From early to mid-October, during most years, fall colors begin to reach their peak above elevations of 4,500 feet. Trees such as the American beech and yellow birch begin to turn bright yellow, while mountain ash, pin cherry and mountain maple show-off brilliant shades of red.

In the lower elevations you may notice a few dogwoods and maples that are just beginning to turn. You may also see a few scattered sourwood and sumac turning to bright reds as well.

Suggested early-mid October hikes: You’ll still want to hike in the higher elevations. In addition to the suggestions above, check out Gregory Bald, Mt. Cammerer, Spence Field, Albright Grove or the Sugerland Mountain Trail starting from Clingmans Dome Road.

Autumn colors usually reach their peak at mid and lower elevations between mid-October and early November. This is usually the best time to be in the park as you'll see the spectacular displays of color from sugar maples, scarlet oak, sweetgum, red maple, and hickories. Your hiking choices will have greatly expanded during this time period as well. You can continue to hike at elevation to take in the fall colors from above, or you can walk among the autumn colored trees.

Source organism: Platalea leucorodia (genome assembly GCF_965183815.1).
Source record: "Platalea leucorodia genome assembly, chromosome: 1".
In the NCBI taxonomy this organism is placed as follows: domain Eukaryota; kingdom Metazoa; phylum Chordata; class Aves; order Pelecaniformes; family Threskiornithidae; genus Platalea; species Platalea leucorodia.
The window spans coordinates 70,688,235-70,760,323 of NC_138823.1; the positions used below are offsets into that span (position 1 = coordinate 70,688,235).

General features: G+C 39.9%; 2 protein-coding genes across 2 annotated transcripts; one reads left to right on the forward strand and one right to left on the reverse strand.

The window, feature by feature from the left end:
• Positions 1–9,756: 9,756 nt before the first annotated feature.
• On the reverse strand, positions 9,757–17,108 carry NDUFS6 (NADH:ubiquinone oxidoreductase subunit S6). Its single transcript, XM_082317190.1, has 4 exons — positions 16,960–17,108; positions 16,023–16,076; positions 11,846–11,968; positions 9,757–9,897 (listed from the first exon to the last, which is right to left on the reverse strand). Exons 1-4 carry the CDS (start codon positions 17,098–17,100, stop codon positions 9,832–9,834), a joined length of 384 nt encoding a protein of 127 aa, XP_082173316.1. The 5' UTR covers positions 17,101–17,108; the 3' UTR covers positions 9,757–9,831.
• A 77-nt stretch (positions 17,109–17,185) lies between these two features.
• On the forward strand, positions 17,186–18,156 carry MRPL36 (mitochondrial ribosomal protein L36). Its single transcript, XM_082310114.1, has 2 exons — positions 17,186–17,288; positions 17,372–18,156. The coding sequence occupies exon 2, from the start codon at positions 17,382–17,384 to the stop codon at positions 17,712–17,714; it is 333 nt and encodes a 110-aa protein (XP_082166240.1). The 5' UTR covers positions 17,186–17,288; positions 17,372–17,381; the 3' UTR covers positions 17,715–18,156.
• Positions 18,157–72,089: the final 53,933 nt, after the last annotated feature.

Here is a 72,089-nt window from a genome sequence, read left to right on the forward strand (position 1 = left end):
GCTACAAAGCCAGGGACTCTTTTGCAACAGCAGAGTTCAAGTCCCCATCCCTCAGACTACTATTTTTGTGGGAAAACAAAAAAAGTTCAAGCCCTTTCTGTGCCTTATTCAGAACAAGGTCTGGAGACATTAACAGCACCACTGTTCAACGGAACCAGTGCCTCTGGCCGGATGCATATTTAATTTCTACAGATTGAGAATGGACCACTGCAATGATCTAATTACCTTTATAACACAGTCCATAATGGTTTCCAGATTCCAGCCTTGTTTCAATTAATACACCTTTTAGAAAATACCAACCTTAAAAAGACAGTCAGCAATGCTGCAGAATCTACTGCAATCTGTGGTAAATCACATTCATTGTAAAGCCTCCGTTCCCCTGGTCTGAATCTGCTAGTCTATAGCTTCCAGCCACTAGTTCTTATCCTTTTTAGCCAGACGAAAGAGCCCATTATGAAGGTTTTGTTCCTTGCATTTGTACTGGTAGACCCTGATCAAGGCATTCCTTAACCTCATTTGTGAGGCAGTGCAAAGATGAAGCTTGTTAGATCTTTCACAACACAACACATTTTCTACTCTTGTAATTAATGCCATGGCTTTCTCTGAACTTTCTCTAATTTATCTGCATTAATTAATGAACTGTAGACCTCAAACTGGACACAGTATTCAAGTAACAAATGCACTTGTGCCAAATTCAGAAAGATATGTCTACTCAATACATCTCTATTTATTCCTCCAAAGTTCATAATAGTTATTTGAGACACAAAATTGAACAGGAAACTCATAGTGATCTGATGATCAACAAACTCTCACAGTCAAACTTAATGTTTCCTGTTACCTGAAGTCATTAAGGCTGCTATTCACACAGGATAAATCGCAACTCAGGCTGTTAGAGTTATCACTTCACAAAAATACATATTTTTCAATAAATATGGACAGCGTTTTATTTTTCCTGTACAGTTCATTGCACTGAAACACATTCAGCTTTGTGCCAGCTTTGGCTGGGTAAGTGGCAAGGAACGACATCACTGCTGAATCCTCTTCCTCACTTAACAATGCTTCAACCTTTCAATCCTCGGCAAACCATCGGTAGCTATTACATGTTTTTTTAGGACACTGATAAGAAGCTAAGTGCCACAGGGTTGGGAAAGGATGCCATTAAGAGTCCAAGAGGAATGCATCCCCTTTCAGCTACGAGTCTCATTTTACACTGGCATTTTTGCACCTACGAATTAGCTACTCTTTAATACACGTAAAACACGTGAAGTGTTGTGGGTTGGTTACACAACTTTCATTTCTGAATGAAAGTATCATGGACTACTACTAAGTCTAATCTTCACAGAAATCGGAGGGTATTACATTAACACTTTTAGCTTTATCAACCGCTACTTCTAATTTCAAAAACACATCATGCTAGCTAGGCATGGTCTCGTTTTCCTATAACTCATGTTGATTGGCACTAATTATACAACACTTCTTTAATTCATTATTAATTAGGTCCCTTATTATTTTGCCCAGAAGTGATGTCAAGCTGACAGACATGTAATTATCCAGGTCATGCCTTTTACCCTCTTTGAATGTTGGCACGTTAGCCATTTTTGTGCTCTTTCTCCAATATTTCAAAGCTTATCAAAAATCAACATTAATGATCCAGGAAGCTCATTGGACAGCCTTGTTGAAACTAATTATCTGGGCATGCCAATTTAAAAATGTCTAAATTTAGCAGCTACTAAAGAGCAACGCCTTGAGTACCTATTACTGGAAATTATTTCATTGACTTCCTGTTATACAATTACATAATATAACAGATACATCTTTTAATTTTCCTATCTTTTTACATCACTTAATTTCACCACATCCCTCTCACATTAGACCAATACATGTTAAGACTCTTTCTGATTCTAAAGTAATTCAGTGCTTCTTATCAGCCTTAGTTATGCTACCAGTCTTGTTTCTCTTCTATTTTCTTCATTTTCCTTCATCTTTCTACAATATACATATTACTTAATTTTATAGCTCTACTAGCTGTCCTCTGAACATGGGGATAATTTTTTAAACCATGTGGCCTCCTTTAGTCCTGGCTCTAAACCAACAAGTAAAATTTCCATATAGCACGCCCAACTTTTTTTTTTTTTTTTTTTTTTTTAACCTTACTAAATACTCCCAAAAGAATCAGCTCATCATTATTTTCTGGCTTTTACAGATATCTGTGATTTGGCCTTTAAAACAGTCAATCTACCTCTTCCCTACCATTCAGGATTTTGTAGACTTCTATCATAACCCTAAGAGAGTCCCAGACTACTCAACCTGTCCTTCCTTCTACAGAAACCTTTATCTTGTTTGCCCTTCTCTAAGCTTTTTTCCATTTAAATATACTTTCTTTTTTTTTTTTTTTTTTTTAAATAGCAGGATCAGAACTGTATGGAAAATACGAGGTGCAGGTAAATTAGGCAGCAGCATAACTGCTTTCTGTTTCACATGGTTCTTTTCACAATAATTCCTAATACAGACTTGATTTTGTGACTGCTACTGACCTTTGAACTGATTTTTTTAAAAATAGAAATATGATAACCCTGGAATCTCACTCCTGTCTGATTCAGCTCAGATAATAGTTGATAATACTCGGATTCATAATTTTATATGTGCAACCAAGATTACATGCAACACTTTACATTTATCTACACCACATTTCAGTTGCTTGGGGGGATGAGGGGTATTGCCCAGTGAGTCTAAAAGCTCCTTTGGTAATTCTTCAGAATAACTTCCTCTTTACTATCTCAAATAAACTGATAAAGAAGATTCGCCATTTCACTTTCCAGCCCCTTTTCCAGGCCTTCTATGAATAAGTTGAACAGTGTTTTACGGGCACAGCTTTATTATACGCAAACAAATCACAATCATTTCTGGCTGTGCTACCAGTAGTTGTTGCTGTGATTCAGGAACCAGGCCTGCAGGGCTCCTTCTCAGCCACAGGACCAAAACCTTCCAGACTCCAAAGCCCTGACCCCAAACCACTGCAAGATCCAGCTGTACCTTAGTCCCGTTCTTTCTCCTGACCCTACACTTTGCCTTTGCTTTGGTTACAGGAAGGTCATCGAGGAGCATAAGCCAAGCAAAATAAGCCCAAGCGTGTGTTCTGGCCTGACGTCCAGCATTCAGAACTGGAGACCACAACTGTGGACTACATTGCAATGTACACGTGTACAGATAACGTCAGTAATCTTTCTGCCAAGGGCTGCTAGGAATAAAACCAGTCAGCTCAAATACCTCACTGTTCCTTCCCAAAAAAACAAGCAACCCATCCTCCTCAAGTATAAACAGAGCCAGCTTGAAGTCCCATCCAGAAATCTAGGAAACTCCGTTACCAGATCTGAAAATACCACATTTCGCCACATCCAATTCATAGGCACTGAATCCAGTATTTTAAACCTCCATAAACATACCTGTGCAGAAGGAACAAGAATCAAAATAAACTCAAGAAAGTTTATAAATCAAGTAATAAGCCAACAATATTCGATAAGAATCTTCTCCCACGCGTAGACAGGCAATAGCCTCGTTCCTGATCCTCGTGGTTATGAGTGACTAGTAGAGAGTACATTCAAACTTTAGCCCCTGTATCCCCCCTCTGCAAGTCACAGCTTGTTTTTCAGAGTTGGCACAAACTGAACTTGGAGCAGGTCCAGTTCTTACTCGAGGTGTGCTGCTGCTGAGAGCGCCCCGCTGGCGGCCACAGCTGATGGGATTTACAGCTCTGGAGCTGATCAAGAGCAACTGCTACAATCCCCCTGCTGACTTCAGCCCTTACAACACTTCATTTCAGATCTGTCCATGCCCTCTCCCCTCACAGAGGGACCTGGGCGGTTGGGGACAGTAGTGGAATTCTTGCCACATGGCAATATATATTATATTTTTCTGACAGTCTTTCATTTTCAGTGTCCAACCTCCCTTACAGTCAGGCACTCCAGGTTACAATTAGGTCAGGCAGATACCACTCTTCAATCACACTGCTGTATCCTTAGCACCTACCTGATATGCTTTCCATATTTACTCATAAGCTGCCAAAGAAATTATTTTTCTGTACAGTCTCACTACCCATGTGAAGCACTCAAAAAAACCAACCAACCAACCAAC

Suggested mid-late October hikes: If you wish to hike at elevation for spectacular fall views try exploring the Rich Mountain Loop, Alum Cave, Hemphill Bald, Shuckstack, Bullhead, Charlies Bunion or Mt. Sterling trails. If you wish to hike among the trees, check out Baskins Creek Falls, Little River, Old Settlers or the Porters Creek Trail.

As the fall color season begins to wind down in early November, you’ll want to hike at the lowest elevations in the park. Check out the Meigs Mountain Trail, Schoolhouse Gap, Abrams Falls, Oconaluftee River Trail, Indian Falls, or the Deep Creek Loop.


Monitoring Fall Color Progress:

* To get a general idea of when leaves are approaching peak colors you can follow the fall foliage map on the Weather Channel site.

* To get a birds-eye view on changes in fall colors, you can periodically check out the four Smoky Mountain web cams.

* To get periodic on-the-ground reports, visit the Fall Leaf Color page on the GSMA website.





Jeff
HikingintheSmokys.com

Monday, September 1, 2014

Elkmont Then

I accidentally ran into this video a few days ago, which was put together by Mike Maples in early July. The video takes a look back in time at the Elkmont area during the logging and railroad days. There are a lot of great photos included here.... especially if you like train crashes!





Jeff
HikingintheSmokys.com